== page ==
Massachusetts OKs high school football tournament
GAZETTE FILE PHOTO A proposal for a state tournament for high school football passed at a general assembly of MIAA schools Friday. The proposal passed by a 161-131 margin. The state tournament will begin in 2013. Purchase photo reprints »
Starting next season, the top high school football teams in western Massachusetts will finally receive the opportunity to take on the best the state has to offer.
The state playoffs proposal was approved Friday morning in a vote of the MIAA general assembly by a 161-131 margin in Marlborough. A two-year trial run at a six-division statewide tournament will begin with the 2013-14 season.
“This is great news for football across the state, especially close to home for our student athletes,” Athol athletic director and western Mass. committee chairman Dave King said. “This will give recognition to the best football team in each division in Massachusetts and it is putting Massachusetts football back on track to legitimacy of having true champions.”
Since 2009, there have been 19 Super Bowl games throughout the state. The four divisions in western Mass. had four-team tournaments, with semifinals the Tuesday after Thanksgiving and Super Bowls the following Saturday. The Western Mass.-Central Mass. Super Bowls were done away with after 2008.
“The last time we went to the Super Bowl in 2009, we played a team in our league,” Frontier coach Scott Dredge said. “That’s not a true playoff, not the way it should be. No system is perfect, but providing one that accounts for the whole state is a step in the right direction.”
Four of the six local programs (Northampton, Amherst Regional, Belchertown and South Hadley) will be placed in Division 4. Easthampton and Frontier Regional will compete in D-5.
“The interesting part, now, will be seeing how teams start to jockey for alignment,” South Hadley coach Eric Scammons said. “The proposal recommends alignment by enrollment, which I am in agreement with personally. I know other coaches don’t agree with that and will have time to appeal the league placement. To me, it is the only way to truly start with a level playing field.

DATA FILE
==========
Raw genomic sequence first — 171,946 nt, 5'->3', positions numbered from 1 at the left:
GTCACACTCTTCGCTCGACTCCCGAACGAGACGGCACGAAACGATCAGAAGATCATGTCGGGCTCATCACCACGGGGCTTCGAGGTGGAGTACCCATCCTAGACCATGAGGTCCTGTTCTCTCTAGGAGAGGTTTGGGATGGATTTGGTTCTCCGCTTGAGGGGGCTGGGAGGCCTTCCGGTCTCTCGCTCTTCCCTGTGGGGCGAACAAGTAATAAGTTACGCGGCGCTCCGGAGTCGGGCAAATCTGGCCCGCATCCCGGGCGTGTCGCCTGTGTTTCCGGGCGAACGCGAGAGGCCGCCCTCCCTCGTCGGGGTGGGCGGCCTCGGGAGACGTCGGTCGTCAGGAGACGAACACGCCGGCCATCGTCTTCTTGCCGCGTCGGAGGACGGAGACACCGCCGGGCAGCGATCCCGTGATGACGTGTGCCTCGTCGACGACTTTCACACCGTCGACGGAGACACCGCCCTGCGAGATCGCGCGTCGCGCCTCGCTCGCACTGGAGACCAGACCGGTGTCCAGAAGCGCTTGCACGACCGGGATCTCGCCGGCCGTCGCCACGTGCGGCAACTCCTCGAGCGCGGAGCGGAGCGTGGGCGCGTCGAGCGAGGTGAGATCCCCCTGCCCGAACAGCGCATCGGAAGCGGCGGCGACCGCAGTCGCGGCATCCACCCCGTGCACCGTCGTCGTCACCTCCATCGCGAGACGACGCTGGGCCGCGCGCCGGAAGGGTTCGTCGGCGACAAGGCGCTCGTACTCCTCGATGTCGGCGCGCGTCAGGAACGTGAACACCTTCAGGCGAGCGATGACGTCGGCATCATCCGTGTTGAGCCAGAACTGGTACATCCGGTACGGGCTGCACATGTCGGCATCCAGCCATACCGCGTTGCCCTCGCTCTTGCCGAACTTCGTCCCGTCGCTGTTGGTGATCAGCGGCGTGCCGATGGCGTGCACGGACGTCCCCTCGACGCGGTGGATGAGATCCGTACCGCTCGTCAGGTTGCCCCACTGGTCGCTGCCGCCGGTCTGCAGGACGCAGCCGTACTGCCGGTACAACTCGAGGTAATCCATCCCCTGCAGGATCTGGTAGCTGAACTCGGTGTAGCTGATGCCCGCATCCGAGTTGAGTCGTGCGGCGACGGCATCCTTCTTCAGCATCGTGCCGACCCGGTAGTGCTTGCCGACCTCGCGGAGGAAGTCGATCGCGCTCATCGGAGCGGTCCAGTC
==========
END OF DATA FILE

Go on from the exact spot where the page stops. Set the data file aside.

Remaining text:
“It certainly raises the bar for western Mass. teams and provides them a platform to compete with teams to the east,” Scammons added. “This side of the state has not been afforded much respect at the statewide level. Here is a chance for us to prove ourselves.”
The four-team sectional brackets will be established after Week 7, with a possible four additional weeks of action for teams that reach the six state finals. Those will all be staged at Gillette Stadium in Foxborough.
A proposed state playoff two years ago was shot down by a vote of 192-114.
One of the many converts to this new plan is Belchertown coach John Mayo. He coached in Connecticut and outlined that state’s playoff system, which now has eight-team fields in six divisions.
“I think it will be fun to have something new,” Mayo said. “For us, it depends on what division we’ll be in. The teams we’re lumped in within the proposal, we don’t belong with those teams. But wherever they put us, we’ll have to deal with it and get better.”
Scammons perhaps speaks for the majority in outlining why Friday morning brought a new landscape to Massachusetts football.
“Whether the new proposal passed or not, it was time for a change,” Scammons said. “The next two years will give us an indication if a true state tournament can work. Maybe it will need to be tweaked a bit here or there. Maybe it will be scrapped and we start all over again. But it’s a refreshing new beginning for football in the state. I hope it works.”
Michael Wilkinson can be reached at firstname.lastname@example.org.